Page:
Types of Depression
There are several different types of depression. I’ve got a number of them listed on the board here. The distinguishing features are symptoms, the severity of the symptoms and the duration of how long they last. Three of them that are categorized by the DSM, which is the Diagnostic Statistical Manual of Mental Disorders, an American Psychiatric Association publication – three of them are the Major Depressive Disorder, Dysthemic Disorder and Manic Depression. Major Depressive Disorder, also known as major depression or clinical depression have symptoms that last for most of the day nearly every day for at least two weeks and it must have a number of additional symptoms such as significant weight loss, difficulty in sleeping, difficulty thinking, excessive feelings of guilt. Dysthemic Disorder refers to a nearly constant depressed mood for at least two years with additional symptoms such as eating problems, sleeping problems, low energy, fatigue, low self esteem. Manic Depression includes period of mania and depression and there’s a cycling between these two states that is an identifying mark of this type of depression. There’s manic episodes where there’s inflated self esteem, decreased need for sleep, easily distracted, someone that’s more talkative than usual characterizes this type of depression. Other types of depression – you have Post Partum Depression. This is very common in women after they give birth, usually within four weeks of giving birth and varying in duration and severity. Seasonal Affective Disorder, also known as SAD, and is a seasonal disorder that reoccurs at a specific time of the year. Seasonal is the key word there. Typically this would be in the fall or winter which can be drearier months of the year. Anxiety depression is not an official depression type as defined by the DSM but anxiety is often occurring at the same time as depression with someone and a depressed individual that exhibits lots of anxious symptoms may be diagnosed with this. Atypical depression which is a subtype of the Major Depressive Disorder is characterized by a temporary improvement in mood and reactive to positive events in addition with other symptoms such as weight gain, over sleeping, a heavy feeling in arms and legs and a sensitivity to rejection. Chronic Depression is a major depressive episode that lasts for at least two years. Here we’ve got Double Depression which is someone that has Dysthemia which is chronic mild depression and also experiences a major depressive episode, more severe depressive symptoms lasting at least two weeks. Endogenous Depression – endogenous means from within the body – and this type of depression is feeling depressed for no apparent reason. So it’s not an external thing. It’s considered to be endogenous. Situational or reactive depression also known as Adjustment Disorder with Depressed Mood. This develops in response to a particularly stressful situation or when someone is reacting to something, typically a relationship, problems at work or school. It does not meet the criteria for a Major Depressive Disorder and it’s something that – as given in the name – is situational. Agitated Depression is a kind of Major Depressive Disorder characterized with physical, emotional, restlessness, irritability, insomnia which is the opposite of many depressed individuals who have low energy and feel slowed down physically or mentally. Psychotic Depression is a Major Depressive episode with psychotic symptoms such as hallucinations or delusions. Melancholic Depression involves a loss of pleasure in virtually all activities or mood and mood does not temporarily improve in response to a positive event. So if something good happens to the person, you think they should be more upbeat. Someone who is suffering from Melancholic Depression would not experience that. Catatonic Depression is another subtype of a Major Depressive Disorder, as many of these are, and is characterized with a loss of voluntary movement, an inability to react to one’s environment. You think of someone that’s catatonic and they’re not responding to an environment or a stimulus and they have extreme resistance to instructions or suggestions and they may be unwilling to speak. Those would be symptoms of Catatonic Depression. So as you can see, there’s a lot of different forms of depression. You have the three major categories here. Many of these fall under a Major Depressive Disorder characterization and these are all important to understand and to know the differences of what can lead to each of these.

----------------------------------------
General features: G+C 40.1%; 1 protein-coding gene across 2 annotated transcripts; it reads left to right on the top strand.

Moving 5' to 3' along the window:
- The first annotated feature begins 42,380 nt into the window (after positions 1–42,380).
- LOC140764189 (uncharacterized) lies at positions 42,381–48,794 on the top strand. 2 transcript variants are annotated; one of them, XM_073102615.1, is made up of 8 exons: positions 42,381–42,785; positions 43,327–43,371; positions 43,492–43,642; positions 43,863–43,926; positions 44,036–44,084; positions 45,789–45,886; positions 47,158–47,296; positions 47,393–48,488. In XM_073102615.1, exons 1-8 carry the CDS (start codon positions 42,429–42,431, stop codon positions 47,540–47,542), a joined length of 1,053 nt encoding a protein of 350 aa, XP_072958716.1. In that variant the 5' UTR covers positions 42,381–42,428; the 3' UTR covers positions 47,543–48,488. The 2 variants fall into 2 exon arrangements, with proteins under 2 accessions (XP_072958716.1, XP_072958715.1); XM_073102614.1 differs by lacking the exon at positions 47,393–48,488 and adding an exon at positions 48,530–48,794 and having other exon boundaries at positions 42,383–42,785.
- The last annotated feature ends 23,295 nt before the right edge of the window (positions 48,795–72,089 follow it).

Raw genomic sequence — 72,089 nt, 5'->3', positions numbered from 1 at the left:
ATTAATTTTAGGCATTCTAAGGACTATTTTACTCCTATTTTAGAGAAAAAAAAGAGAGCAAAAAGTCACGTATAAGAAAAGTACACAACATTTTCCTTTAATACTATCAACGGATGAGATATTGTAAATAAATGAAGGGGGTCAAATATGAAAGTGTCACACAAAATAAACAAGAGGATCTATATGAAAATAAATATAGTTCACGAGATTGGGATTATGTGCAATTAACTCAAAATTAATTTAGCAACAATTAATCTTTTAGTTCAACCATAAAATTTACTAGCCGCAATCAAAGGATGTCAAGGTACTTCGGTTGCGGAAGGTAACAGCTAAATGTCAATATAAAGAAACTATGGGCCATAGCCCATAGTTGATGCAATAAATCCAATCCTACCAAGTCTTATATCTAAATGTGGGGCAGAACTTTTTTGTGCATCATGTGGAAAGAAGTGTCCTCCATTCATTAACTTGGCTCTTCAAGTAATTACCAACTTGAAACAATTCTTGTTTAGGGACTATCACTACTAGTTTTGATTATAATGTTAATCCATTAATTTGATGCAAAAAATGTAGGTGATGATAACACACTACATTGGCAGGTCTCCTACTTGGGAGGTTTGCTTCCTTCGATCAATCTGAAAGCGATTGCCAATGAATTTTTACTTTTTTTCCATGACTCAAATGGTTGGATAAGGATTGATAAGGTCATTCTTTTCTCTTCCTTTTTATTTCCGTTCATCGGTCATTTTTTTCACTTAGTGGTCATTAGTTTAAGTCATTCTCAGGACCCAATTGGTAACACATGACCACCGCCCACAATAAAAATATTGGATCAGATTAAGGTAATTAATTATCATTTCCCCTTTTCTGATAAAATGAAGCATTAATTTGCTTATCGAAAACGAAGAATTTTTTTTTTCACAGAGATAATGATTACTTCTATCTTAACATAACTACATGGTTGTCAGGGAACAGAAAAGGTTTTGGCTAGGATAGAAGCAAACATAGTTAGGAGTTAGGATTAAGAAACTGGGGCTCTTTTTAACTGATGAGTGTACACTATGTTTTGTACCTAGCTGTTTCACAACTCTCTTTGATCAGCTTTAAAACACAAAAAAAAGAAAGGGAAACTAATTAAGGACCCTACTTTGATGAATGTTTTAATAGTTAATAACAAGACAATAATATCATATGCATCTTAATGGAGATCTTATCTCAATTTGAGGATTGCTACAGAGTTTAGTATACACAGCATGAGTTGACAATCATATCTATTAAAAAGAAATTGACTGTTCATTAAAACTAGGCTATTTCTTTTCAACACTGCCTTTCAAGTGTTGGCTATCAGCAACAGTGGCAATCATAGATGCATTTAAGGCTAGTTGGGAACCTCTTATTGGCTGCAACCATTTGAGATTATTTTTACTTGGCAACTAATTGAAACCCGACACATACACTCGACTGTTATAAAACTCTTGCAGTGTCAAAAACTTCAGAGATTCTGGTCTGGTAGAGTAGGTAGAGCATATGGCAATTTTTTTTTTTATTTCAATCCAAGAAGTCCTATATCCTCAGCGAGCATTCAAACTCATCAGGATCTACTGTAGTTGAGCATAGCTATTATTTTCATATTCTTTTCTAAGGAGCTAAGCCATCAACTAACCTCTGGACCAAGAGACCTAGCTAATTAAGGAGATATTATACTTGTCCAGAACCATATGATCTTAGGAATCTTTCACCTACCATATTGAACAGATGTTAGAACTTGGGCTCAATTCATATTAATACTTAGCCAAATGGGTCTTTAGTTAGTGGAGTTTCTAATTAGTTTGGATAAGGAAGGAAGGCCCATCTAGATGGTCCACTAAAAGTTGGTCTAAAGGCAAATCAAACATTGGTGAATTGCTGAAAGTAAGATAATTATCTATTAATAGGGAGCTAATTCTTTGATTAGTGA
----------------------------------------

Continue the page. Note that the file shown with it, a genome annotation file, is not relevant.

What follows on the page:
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Last updated: 07/25/2017
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